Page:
With an average of 20 cosmetic procedures/1000 Koreans, has South Korea’s ultra-competitiveness and lookism reached fever pitch?
South Korea is touted as the plastic surgery capital of the world, boasting world-class facilities, easy access to doctors, and an actual “Beauty Belt” in the Gangnam district where one street that measures less than one mile has hundreds of plastic surgery clinics.
Gangnam Night | Dickson Phua
Gangnam is located in Seoul, the capital of South Korea. To date, there are over 500 plastic surgery clinics in this well-known, upscale neighborhood and the number continues to rise. It is estimated that a whopping 20 cosmetic procedures are performed for every 1,000 Koreans, and this figure has been holding steady for a long time now.
History of plastic surgery in Korea
The roots of South Korea’s plastic surgery craze can be traced to many possible historical turns, but the most concrete ones are: Japanese colonial rule, the Asian Financial Crisis, and in recent years, the Korean pop (Kpop) craze.
A component of South Korean nationalism wanted to separate Koreans from the Japanese as well as other Asians, purporting that the Korean body was superior to other Asian ethnicities.
The Asian Financial Crisis saw the birth of ultra-competition amongst South Koreans and the culture of lookism, where job applicants strived to put their best headshots on their resumes, as those who looked more attractive in their headshots are considered smarter and more hirable.
While global commentators of the phenomenon are quick to say that South Korea’s obsession with plastic surgery is a lamentable Western influence that causes people to want to look Caucasian, a closer look at the actual reasons why people get plastic surgery in the first place would reveal otherwise.
Reform surgery, not ‘cosmetic surgery’
South Korea’s obsession with plastic surgery goes much deeper than just wanting to look good – it has become ingrained as a method of exceeding oneself, and being ‘reborn,’ in a way. In fact, the Korean term for plastic surgery, Seonghyeong, translates to “reform surgery.”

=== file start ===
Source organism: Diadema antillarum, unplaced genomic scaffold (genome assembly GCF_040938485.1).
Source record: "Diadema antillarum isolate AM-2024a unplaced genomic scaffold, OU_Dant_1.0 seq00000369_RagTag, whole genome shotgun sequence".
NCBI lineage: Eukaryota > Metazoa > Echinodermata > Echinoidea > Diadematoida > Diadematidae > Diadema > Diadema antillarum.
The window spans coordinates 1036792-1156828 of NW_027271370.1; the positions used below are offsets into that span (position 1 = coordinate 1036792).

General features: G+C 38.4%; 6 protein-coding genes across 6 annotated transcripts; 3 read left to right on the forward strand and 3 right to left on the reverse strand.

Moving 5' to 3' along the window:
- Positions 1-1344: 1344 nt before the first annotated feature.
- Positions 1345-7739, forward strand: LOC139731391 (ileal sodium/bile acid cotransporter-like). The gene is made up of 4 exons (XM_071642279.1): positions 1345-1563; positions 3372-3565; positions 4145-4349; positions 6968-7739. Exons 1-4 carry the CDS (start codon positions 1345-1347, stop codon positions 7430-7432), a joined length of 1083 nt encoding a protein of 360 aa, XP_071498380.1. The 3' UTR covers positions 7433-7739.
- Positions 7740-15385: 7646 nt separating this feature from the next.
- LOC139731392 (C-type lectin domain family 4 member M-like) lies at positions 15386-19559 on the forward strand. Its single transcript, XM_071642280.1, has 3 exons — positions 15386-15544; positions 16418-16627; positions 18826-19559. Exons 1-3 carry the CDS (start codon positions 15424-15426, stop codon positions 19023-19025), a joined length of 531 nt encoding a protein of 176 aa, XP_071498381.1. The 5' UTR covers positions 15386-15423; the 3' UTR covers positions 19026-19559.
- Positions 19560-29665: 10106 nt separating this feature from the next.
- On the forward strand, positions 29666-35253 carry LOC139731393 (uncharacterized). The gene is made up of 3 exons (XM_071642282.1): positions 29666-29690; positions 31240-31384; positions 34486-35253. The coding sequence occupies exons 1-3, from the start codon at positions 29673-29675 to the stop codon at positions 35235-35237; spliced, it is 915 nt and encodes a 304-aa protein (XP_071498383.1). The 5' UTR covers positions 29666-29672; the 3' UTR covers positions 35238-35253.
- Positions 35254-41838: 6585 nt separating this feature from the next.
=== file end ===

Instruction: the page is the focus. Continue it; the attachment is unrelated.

Reform surgery has a mostly positive connotation in its native Korean culture. To have reform surgery is to ‘transform to become more beautiful.’ South Koreans avoid referring to plastic surgery as ‘cosmetic surgery’ as the term implies that the changes done to the body are man-made and artificial.
The K-pop wave
Yuqing Wang. a South Korean researcher from the University of Delaware, also points out that in recent years, the latest generation to go under the knife are under the sway of the most visible personages that represent success in Korean society: Korean pop groups.
K-pop images are plastered across Seoul and other cities in the country, and are omnipresent on television and the Internet. Korean pop groups have cult followings online, too, involving millions of dedicated fans and innumerable fandoms. Korean middle school and high school students are continually exposed to beauty standards from K-pop groups, including double-eyelids, slim bodies, big eyes and v-shaped faces.
The rise of v-shaped faces was a recent development in South Korean culture, attributed to the continuous idolization of Korean actresses and music idols.
The depth of idolization in this country pushes some Koreans to have reform surgery so they can look like their idols. Reform surgery, when viewed from this angle, also becomes a source of short-term happiness, in addition to being a weapon to get ahead in society.
According to WhatClinic, the most popular cosmetic procedures being done in South Korea right now are: breast implants, rhinoplasty, eyelid surgery, facelifts, otoplasty, labiaplasty, fat transfer, liposuction, tummy tucks, and gynecomastia surgery.
The cost of having cosmetic surgery varies from clinic to clinic, with simpler procedures like rhinoplasty going for $1,000-$5,000 and breast implants for $4,300-$6,000. Minor surgery is extremely easy to come by, with many walk-in clinics accepting patients after a short medical work-up.